Austin Mini Maker Faire: The Greatest Show – and Tell – on Earth!

BY JOSHUA SCHECHTER
Special to Silicon Hills News

Austin Mini Maker Faire, Photo by Joshua Schechter

Austin Mini Maker Faire, Photo by Joshua Schechter

The maker movement is one of the hottest trends in the U.S. right now and no place was that more evident on Sunday than the Austin Mini Maker Faire at the Palmer Events Center in Austin.
A family-oriented day of discovery, imagination and inventiveness, the Faire offered a chance for people to show off their skills and learn from one another. Maker Faire aims to entertain, inform, and connect the community of Makers in Austin and surrounding areas.
Photo by Joshua Schechter

Photo by Joshua Schechter

The makers ranged from tech aficionados to off-the-grid types, from educators to inventors to garage tinkerers of all ages and backgrounds. The Faire focused on human resourcefulness, eclipsed, perhaps, only by passion and love of invention and creation.
By Joshua Schechter

By Joshua Schechter

The event appeared to be geared generally for children. Austin Tinkering School had tables of computer components for young children to take apart and reassemble. ATX Hackerspace gave soldering lessons to guide middle schoolers to create an LED bat. Kimberley Varney of www.thefoundery.org (sponsor of the Atlanta Mini Maker Faire) highlighted Maker Scouts, a kind of boy/girl scouts for junior makers, opening up ‘troops’ in Austin and San Antonio imminently. The
By Joshua Schechter

By Joshua Schechter

FIRST Robotics teams showed off their student built robots, tossing frisbees and performing other attention-grabbing achievements.
By Joshua Schechter

By Joshua Schechter

The Sustainable Village showcased resourceful and green ways of living and nourishing personal and community lifecycle. Unfortunately, it didn’t have anything new or particularly innovative – especially for a city like Austin which has such a vibrant and vocal eco community.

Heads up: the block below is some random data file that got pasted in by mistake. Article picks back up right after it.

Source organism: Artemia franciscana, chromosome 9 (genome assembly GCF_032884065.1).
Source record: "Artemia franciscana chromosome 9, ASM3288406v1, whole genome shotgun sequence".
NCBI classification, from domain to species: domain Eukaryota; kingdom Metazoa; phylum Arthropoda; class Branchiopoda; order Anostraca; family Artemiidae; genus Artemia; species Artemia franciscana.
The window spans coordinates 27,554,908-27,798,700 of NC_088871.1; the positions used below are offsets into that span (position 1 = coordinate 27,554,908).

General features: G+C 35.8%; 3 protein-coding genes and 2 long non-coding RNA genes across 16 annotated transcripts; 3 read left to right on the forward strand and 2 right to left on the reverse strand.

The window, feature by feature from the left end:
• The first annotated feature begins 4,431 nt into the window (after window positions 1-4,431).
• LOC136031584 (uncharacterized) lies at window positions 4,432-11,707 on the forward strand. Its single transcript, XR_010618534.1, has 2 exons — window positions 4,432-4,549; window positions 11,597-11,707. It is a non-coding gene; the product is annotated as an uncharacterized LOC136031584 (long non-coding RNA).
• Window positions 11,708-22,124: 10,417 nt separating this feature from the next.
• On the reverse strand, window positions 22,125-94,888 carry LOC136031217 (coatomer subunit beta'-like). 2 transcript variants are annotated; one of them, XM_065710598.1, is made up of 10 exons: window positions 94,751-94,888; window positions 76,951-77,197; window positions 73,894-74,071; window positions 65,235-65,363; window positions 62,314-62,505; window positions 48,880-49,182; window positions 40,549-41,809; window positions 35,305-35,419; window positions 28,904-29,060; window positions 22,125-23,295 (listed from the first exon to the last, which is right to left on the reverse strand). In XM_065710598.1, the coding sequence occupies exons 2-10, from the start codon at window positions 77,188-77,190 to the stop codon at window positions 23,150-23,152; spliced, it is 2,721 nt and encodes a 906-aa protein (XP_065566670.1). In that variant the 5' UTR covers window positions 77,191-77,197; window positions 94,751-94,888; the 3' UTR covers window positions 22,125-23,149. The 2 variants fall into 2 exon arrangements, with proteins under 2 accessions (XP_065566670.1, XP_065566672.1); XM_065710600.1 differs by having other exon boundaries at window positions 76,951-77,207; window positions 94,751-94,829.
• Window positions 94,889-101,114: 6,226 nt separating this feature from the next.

By Joshua Schechter

By Joshua Schechter

On the commercial side of the maker movement, a bazaar of tinkerers and crafters peddled some interesting gadgets, gizmos, arduinos, and other do-it-yourself circuit boards and accessories. With all the hype around low-cost 3D printing (Staples now sells them online and soon in their stores), and hacker spaces, maker spaces and fab labs popping up everywhere, there appears to be a great opportunity in the maker community for commercialization of their hobbies. Very few entrepreneurs are capitalizing on this prospect…with a few notable exceptions:

  • KRAFTWURX – On demand 3D printing in 70 materials at 116 production facilities worldwide. From platinum to gold to plastics to fire-glazed ceramics, Kraftwurx can turn any 3D idea into reality.
  • Seasoned app developers Chaotic Moon Studios, are doing some innovative stuff in their labs. Their Smarter Cart shopping cart uses Xbox Kinect technology, a Windows 8 voice controlled tablet and a Parallax Eddie drive system to not only follow you around the store, but recommend specials and warn you about food allergies and preferences. Once adopted by retailers, it will make your checkout a snap, too.
  • TechShop is a maker’s dream come true, and the Austin area is lucky enough to have one of six nationwide. Part fabrication and prototyping studio, part hackerspace and part learning center, TechShop has an entire collection of tools: Laser cutters, plastics and electronics labs, a machine shop, a wood shop, a metal working shop, a textiles department, welding stations and a waterjet cutter. They train you and give you access to design software, and over $1 million worth of equipment.

By Joshua Schechter

By Joshua Schechter

The Faire inspired me and I was thrilled to see such a lively local scene in the makers’ space. In the future, it would be great to see a more inclusive regional scope to involve cities like San Antonio and the Hill Country, and to embrace more maker businesses and industries, like clean and alternative energy incubators, so they may broadcast their innovations.
I was asked if it was worth the drive up from San Antonio with Sunday traffic? My answer: A resounding 011110010110010101110011 (“yes” in binary).

Speak Your Mind

*